The F-35 has a problem with its tail that limits its ability to fly faster than the speed of sound under certain conditions, unless the pilot wants to risk damaging the jet. The Pentagon’s F-35 Joint Program Office (JPO) has recently clarified that it won’t be spending time fixing the design defect, but will instead limit the jet’s missions so that it doesn’t have to do so.
“The [deficiency report] was closed under the category of ‘no plan to correct,’ which is used by the F-35 team when the operator value provided by a complete fix does not justify the estimated cost of that fix,” the JPO told Defense News in a statement on Friday.
“In this case, the solution would require a lengthy development and flight testing of a material coating that can tolerate the flight environment for unlimited time while satisfying the weight and other requirements of a control surface,” the JPO noted. “Instead, the issue is being addressed procedurally by imposing a time limit on high-speed flight.”
The problem has been observed in the B and C models of the F-35 since 2011, when the jet began experiencing “thermal damage” on its horizontal tail and tail boom, including “bubbling [and] blistering” of the stealth coating that shields the plane from enemy radars, Sputnik reported in June 2019, citing JPO documents obtained by Defense News.
However, the problem only occurred when the plane was pushed to its extremes, flying at 50,000 feet and when sprinting at full afterburner between Mach 1.3 and Mach 1.4. The solution adopted by the Department of the Navy, which uses both the vertical takeoff/landing F-35B and the carrier-based F-35C, is to simply order its pilots not to fly at such speeds.
The issue is especially problematic for the carrier-based fighters, which might not return to an airfield for months at a time, as the problem - rated as Category 1, the most serious level, by the Pentagon - is one that requires a machine shop in order to fix.
F-35 Program Executive Officer Vice Adm. Mat Winter told Defense News in June that the problem wasn’t considered serious since testers couldn’t replicate it, and engineers were getting by with a spray-on coating that provides additional heat protection.
According to Hudson Institute analyst Bryan Clark, those limitations aren’t really a big deal, because the plane rarely has to do any of those things anyway.
“Supersonic flight is not a big feature of the F-35,” Clark told Defense News. “It’s capable of it, but when you talk to F-35 pilots, they’ll say they’d fly supersonic in such limited times and cases that — while having the ability is nice because you never know when you are going to need to run away from something very fast — it’s just not a main feature for their tactics.”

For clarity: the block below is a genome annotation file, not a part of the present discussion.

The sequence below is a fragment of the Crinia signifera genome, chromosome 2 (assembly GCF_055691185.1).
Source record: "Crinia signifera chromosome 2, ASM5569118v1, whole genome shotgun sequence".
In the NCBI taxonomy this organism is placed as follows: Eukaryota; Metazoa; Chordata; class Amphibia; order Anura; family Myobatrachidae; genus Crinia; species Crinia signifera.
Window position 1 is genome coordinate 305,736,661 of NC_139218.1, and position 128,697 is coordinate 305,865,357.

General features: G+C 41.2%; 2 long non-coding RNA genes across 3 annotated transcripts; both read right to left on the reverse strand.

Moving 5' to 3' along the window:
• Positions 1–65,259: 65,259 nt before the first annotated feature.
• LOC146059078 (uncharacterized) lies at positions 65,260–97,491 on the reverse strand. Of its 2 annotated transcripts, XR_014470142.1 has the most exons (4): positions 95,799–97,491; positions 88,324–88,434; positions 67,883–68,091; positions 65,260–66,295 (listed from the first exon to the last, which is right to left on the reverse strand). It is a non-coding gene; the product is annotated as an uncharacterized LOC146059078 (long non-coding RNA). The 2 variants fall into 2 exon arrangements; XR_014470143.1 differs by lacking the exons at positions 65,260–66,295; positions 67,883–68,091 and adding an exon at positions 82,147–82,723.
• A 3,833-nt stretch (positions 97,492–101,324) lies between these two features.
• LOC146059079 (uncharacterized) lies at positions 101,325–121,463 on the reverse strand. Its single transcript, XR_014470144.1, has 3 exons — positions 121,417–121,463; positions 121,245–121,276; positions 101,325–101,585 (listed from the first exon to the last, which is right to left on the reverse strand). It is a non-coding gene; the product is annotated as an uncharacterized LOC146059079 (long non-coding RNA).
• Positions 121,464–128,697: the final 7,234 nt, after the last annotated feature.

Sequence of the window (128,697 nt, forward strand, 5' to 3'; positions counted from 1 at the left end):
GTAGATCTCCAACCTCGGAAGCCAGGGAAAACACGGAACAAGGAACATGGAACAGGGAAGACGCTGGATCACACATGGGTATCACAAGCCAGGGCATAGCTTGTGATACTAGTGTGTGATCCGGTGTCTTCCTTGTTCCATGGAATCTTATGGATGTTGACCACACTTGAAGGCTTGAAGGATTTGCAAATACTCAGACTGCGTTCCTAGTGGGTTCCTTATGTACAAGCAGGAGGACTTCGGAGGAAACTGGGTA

Pentagon planners have for years been reconsidering the F-35’s battlefield role, moving past the early expectations that the tiny stealth jet would accompany its larger air superiority cousins, the F-22 Raptors, into combat as ground strike aircraft. Now, it seems the Lightning II’s greatest asset, aside from its stealth, are its huge antenna suite and the wealth of information it can scoop up about enemy locations, movements and communications.
One notable example of the F-35’s capabilities was a November 2019 drill in which a US Air Force F-35A used its wide array of sensors to pinpoint a simulated enemy radar station, feeding information about its location to a US Army HIMARS rocket launcher unit, which destroyed the radar.
This is much as US Air Force Chief of Staff General David Goldfein mused in February 2019, when he told guests at the Brookings Institute think tank that the F-35 would likely function as the “quarterback” of a future air campaign, “calling audibles in real time,” Air Force Magazine reported. That future air campaign, against “near peer” rivals such as China and Russia, would likely feature F-15E Strike Eagles and F-16 Falcons as the primary attack aircraft, filling the role for which the F-35 was once envisioned.
A big part of the reason the F-35 has taken a back seat in the ground strike field is that due to another design error, its internal weapons bays can’t carry that many munitions - it was big news last May when maker Lockheed Martin announced it had found a way to fix six missiles inside the jet. The notorious “beast mode” option exists, in which the plane’s external weapons mounts are filled to the brim with munitions, but at that point, stealth is clearly no longer a concern.
However, one retired naval aviator told Defense News last June that cutting down on supersonic flight was “a pretty significant limitation.”
“If you want to use it on the first or second day [of a conflict], it has to be stealthy, so you can’t hang a lot of external stores, which means you have to use internal fuel and internal weapons,” the aviator noted. “And that means you have to launch fairly close in, and you’ve got to be close enough to do something to somebody. And that usually means you are in a contested environment.”
“So you’re saying that I can’t operate in a contested environment unless you can guarantee that I’m going to be however far away from the thing I’m trying to kill,” the aviator added. “If I had to maneuver to defeat a missile, maneuver to fight another aircraft, the plane could have issues moving. And if I turn around aggressively and get away from these guys and use the afterburner, it starts to melt or have issues.”